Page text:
This summary of a Cochrane review presents what we know from research about the effect of interventions for osteoarthritis of the big toe joint.
The review shows that in people with osteoarthritis of the big toe joint:
A physical therapy program consisting of a standard physical therapy program (stretching and other exercises, ultrasound and electrical stimulation), plus extra mobilisation and gait training exercises, compared with a standard physical therapy program alone,
- May improve pain.
- Function was not measured.
- No harms or side effects occurred.
What is osteoarthritis and how is it treated?
Osteoarthritis (OA) is a disease of the joints. When your joint loses cartilage, the bone grows to try and repair the damage. Instead of making things better, however, the bone grows abnormally and makes things worse. For example, the bone can become misshapen and make the joint painful.
Doctors used to think that osteoarthritis was caused by wear and tear on the cartilage. However, it's now thought that osteoarthritis is a disease of the whole joint. Many factors may increase your risk of getting osteoarthritis in the big toe joint, such as particular foot structure, trauma, family history of the disease, joint disease, and gait abnormalities.
OA is one of the most common forms of arthritis and affects men and women equally. OA is one of the main causes of disability as people grow older.
Interventions such as physical therapy, including exercises aim to enhance or maintain muscle strength, physical fitness and overall health. People exercise for many different reasons including weight loss, strengthening muscles and to relieve the symptoms of OA.
Best estimate of what happens to people with osteoarthritis of the big toe joint:
Pain (higher scores mean worse pain)
- People who did a standard physical therapy program plus extra exercises rated their pain to be 3.8 points lower on a scale of 0 to 10 after 4 weeks, compared with people who did standard physical therapy alone (38% absolute improvement).
- People who did a standard physical therapy program plus extra exercises rated their pain to be 0.4 points on a scale of 0-10 after 4 weeks.
- People who did a standard physical therapy program alone rated their pain to be 4.2 on a scale of 0 to 10 after 4 weeks.
The reviewed trial presented a high risk of bias, which limited conclusions that could be drawn from the presented data. The inclusion of only one trial indicates the need for more robust randomised controlled trials to determine the efficacy of interventions for this condition.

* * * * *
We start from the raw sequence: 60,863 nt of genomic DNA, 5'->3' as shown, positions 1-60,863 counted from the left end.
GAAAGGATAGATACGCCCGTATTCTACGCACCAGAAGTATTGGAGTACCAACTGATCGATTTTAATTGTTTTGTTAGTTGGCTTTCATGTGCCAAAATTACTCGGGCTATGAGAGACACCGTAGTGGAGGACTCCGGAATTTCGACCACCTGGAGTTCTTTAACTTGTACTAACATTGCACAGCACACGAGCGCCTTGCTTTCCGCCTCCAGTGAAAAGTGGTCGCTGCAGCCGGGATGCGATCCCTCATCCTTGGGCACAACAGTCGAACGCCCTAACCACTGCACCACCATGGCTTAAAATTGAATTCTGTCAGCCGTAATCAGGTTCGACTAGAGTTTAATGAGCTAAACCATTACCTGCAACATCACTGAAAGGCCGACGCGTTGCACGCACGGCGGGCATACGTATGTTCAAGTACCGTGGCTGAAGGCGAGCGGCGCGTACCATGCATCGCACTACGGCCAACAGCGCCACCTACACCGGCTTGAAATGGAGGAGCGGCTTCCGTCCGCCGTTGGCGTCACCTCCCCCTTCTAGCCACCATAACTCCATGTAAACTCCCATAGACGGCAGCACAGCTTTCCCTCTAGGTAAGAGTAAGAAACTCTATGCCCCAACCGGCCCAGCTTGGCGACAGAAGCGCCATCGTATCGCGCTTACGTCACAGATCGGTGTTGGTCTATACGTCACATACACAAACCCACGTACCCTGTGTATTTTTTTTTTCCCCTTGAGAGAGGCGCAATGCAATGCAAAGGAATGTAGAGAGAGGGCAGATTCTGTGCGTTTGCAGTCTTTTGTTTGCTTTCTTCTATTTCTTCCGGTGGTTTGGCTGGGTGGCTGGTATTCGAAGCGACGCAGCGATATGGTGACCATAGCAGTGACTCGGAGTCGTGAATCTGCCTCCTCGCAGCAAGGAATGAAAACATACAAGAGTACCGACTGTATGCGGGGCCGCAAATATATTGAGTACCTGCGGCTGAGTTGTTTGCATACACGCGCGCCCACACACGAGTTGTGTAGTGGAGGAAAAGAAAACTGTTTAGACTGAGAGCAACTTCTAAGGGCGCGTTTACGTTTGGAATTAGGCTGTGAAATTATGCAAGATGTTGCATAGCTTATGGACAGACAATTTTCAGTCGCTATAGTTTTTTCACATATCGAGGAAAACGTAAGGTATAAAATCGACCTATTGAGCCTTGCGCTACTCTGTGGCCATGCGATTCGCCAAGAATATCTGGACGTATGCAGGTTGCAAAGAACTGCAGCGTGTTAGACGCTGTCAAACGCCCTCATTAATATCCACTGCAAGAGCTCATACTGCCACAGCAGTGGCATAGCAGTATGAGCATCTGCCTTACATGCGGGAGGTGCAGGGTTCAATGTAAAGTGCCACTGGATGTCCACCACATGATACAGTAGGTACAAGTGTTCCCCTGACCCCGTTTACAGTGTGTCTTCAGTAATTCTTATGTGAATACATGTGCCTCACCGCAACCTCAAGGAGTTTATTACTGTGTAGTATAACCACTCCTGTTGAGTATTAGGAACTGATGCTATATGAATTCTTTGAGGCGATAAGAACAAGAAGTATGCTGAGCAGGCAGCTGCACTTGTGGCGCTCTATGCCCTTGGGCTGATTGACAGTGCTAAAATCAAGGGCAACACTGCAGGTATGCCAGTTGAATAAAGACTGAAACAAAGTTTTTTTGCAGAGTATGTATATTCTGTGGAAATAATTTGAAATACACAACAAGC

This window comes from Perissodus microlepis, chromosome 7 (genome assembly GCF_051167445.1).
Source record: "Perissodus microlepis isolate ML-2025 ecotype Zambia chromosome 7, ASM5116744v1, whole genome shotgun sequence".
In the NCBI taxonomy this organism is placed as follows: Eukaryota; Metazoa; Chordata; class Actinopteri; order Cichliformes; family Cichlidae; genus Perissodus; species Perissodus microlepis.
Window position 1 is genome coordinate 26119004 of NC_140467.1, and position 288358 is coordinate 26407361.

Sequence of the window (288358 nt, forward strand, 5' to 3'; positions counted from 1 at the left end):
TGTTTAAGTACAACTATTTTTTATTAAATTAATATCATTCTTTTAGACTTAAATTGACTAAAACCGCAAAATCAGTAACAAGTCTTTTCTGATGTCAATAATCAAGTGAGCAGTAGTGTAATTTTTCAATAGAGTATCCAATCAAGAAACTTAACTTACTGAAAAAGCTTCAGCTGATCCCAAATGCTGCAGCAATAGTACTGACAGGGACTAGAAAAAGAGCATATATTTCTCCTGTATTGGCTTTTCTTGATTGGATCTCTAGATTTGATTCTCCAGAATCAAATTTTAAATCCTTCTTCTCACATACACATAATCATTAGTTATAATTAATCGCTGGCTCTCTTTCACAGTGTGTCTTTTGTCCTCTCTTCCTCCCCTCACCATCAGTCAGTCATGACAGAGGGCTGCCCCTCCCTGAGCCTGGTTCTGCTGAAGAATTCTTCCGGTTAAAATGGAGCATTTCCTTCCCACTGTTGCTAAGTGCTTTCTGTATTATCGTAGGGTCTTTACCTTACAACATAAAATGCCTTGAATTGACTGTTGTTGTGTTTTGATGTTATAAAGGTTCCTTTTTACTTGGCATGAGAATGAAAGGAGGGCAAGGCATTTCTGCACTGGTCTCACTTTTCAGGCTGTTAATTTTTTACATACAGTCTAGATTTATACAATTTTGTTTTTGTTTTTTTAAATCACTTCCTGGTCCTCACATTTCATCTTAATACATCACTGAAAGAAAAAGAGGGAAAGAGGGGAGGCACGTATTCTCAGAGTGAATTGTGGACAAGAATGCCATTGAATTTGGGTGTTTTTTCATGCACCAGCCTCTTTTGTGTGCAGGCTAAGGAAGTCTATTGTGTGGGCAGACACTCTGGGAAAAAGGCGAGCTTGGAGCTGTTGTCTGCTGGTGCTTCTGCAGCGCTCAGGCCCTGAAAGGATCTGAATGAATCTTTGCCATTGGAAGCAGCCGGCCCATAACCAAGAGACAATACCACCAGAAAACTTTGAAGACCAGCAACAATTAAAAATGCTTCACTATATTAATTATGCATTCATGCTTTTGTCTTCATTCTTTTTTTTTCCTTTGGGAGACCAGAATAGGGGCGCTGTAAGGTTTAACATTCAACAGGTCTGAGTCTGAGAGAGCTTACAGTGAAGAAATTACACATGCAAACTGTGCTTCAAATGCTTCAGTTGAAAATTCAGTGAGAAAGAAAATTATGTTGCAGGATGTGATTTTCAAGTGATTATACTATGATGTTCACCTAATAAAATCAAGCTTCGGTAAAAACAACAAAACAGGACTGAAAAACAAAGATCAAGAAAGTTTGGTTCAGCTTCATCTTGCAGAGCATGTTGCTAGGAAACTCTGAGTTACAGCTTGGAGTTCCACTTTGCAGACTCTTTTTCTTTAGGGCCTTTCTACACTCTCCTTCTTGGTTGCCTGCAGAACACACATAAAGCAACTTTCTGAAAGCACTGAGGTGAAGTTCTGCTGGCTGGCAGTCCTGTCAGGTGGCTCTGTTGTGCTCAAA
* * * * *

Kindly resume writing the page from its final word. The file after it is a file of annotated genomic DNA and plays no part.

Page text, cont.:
Osteoarthritis affecting of the big toe joint of the foot (hallux limitus or rigidus) is a common and painful condition. Although several treatments have been proposed, few have been adequately evaluated.
To identify controlled trials evaluating interventions for osteoarthritis of the big toe joint and to determine the optimum intervention(s).
Literature searches were conducted across the following electronic databases: CENTRAL; MEDLINE; EMBASE; CINAHL; and PEDro (to 14th January 2010). No language restrictions were applied.
Randomised controlled trials, quasi-randomised trials, or controlled clinical trials that assessed treatment outcomes for osteoarthritis of the big toe joint. Participants of any age or gender with osteoarthritis of the big toe joint (defined either radiographically or clinically) were included.
Two authors examined the list of titles and abstracts identified by the literature searches. One content area expert and one methodologist independently applied the pre-determined inclusion and exclusion criteria to the full text of identified trials. To minimise error and reduce potential bias, data were extracted independently by two content experts.
Only one trial satisfactorily fulfilled the inclusion criteria and was included in this review. This trial evaluated the effectiveness of two physical therapy programs in 20 individuals with osteoarthritis of the big toe joint. Assessment outcomes included pain levels, big toe joint range of motion and plantar flexion strength of the hallux. Mean differences at four weeks follow up were 3.80 points (95% CI 2.74 to 4.86) for self reported pain, 28.30 ° (95% CI 21.37 to 35.23) for big toe joint range of motion, and 2.80 kg (95% CI 2.13 to 3.47) for muscle strength. Although differences in outcomes between treatment and control groups were reported, the risk of bias was high. The trial failed to employ appropriate randomisation or adequate allocation concealment, used a relatively small sample and incorporated a short follow up (four weeks). No adverse reactions were reported.